Episode 4: Citizens4Earth follows Talip Kilic from the World Bank’s Living Standards Measurement Study program as he travels to far-flung rural communities in central and southwestern Uganda, along with the survey teams for the Uganda National Panel Survey (UNPS). In the episode, James Muwonge (Director of Socioeconomic Surveys at the Uganda Bureau of Statistics) explains why household surveys like the UNPS are so important for investment decisions and policy-making, particularly in developing countries like Uganda.

A new commitment to household surveys at the World Bank

Household surveys are crucial for monitoring progress towards the Sustainable Development Goals and the Bank’s twin goals of ending global extreme poverty by 2030 and boosting shared prosperity. However, we still face significant challenges around the world in terms of data availability - among the 155 countries for which the World Bank monitors poverty data, half lacked sufficient data for measuring poverty between 2002 and 2011. In response, the World Bank has committed itself to reversing this dismal state of affairs: in October 2015, World Bank President Jim Yong Kim announced that the Bank would support the 78 poorest countries in conducting an LSMS-type household survey every 3 years.

SDGs 1 & 2: Meeting the demand for more and better household survey data

Alberto Zezza's picture

Household survey data constitute a cornerstone of the statistical toolkit for addressing the data needs for the monitoring of the Sustainable Development Goals (SDGs) on poverty and hunger. A seminar convened today by the FAO and the World Bank, under the aegis of the Inter-Agency and Expert Group on Food Security, Agricultural and Rural Statistics during the 48th Session of the UN Statistical Commission will provide chief statisticians of several low- and middle-income countries an opportunity to discuss a common agenda for fostering the adoption and implementation of a new set of guidelines for the measurement of food consumption data in household surveys.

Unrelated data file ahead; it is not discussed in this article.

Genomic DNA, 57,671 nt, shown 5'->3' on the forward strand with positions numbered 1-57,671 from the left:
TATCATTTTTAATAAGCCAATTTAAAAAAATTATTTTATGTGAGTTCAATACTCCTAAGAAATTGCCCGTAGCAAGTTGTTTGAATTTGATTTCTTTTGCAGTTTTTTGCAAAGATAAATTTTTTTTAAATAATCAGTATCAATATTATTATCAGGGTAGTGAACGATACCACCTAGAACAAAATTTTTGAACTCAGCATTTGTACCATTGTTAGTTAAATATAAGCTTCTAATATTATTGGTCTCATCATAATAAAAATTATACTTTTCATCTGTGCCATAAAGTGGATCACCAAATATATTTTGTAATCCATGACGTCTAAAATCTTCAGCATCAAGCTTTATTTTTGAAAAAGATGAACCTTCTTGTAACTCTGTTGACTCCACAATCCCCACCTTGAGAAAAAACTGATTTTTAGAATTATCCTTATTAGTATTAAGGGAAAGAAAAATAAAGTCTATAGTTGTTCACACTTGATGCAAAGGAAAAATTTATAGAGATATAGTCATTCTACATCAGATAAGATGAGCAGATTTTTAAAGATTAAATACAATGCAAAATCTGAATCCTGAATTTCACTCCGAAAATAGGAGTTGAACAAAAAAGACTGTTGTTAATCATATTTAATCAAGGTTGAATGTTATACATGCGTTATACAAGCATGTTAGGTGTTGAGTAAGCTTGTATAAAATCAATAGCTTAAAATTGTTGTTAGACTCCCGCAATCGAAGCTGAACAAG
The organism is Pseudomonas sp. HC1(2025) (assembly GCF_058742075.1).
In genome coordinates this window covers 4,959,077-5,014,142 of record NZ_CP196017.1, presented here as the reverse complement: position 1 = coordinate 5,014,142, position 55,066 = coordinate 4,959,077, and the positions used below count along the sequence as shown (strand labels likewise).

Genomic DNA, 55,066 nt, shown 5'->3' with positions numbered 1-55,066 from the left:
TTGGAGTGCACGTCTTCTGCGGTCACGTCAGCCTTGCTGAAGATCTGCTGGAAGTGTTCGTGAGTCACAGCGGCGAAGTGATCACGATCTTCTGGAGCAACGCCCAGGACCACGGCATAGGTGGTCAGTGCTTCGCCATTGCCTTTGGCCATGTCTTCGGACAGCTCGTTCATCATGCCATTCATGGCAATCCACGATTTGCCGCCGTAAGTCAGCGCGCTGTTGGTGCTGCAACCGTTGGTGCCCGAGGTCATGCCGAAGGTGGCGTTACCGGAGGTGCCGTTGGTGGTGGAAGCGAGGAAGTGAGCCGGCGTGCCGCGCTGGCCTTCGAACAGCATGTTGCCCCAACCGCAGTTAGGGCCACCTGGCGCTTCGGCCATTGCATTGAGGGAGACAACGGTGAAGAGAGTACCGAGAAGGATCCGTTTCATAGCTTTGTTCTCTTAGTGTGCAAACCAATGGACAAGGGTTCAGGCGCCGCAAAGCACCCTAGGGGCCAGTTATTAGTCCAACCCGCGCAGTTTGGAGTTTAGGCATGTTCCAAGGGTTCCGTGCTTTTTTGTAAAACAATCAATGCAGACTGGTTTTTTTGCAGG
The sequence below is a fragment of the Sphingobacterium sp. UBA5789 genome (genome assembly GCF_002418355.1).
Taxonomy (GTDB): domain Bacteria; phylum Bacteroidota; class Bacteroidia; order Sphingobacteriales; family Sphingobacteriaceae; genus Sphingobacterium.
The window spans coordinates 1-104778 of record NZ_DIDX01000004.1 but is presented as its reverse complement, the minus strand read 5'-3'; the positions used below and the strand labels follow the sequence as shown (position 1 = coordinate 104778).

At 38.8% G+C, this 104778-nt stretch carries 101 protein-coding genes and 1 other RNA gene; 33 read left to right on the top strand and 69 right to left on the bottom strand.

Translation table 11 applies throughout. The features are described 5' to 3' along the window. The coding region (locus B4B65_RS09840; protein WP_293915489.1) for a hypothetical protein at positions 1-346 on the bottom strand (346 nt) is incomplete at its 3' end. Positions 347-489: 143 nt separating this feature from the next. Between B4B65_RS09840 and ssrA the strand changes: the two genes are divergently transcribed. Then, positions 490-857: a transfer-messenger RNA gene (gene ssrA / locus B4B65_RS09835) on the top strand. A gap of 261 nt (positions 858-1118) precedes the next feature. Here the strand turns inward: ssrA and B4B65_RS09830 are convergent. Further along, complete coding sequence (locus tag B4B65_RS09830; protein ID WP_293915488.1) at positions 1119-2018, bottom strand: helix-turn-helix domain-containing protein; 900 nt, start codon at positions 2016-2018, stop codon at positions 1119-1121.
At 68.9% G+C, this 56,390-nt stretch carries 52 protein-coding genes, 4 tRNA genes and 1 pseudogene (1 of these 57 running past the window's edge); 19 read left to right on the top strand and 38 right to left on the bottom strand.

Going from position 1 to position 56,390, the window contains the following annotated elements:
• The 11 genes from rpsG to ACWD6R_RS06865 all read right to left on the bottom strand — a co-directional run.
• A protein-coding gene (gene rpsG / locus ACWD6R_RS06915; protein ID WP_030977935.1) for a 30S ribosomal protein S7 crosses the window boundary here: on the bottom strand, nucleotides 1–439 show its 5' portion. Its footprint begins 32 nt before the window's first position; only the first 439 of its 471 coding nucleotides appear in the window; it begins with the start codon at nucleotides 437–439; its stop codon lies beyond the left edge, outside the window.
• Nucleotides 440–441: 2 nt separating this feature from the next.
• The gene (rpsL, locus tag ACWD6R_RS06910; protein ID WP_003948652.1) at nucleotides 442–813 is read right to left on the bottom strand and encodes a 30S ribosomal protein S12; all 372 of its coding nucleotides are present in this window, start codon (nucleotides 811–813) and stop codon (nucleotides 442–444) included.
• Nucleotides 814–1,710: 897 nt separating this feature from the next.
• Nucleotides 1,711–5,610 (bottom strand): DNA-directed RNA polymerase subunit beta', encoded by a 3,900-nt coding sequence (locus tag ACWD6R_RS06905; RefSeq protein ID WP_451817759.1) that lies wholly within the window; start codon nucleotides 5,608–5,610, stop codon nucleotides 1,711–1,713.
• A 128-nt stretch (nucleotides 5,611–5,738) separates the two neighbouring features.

Food constitutes a key component of a number of fundamental dimensions of well-being: food security, nutrition, health, and poverty. It makes up the largest share of total household expenditure in low-income countries, accounting on average for about 50 percent of the household budget. Low levels of food access contributed to an estimated 800 million individuals who were chronically undernourished in 2014-16.
 
Proper measurement of food consumption is therefore central to the assessment and monitoring of the well-being of any population, and to several development domains: social, economic, and human. Food consumption data are needed to monitor global and national goals including the SDGs. But the measurement of food consumption data is also crucial for assessing and guiding FAO’s mandate to eradicate hunger, food insecurity, and malnutrition, as well as the World Bank’s twin goals of eliminating extreme poverty and boosting shared prosperity.

Seeing the forests and the trees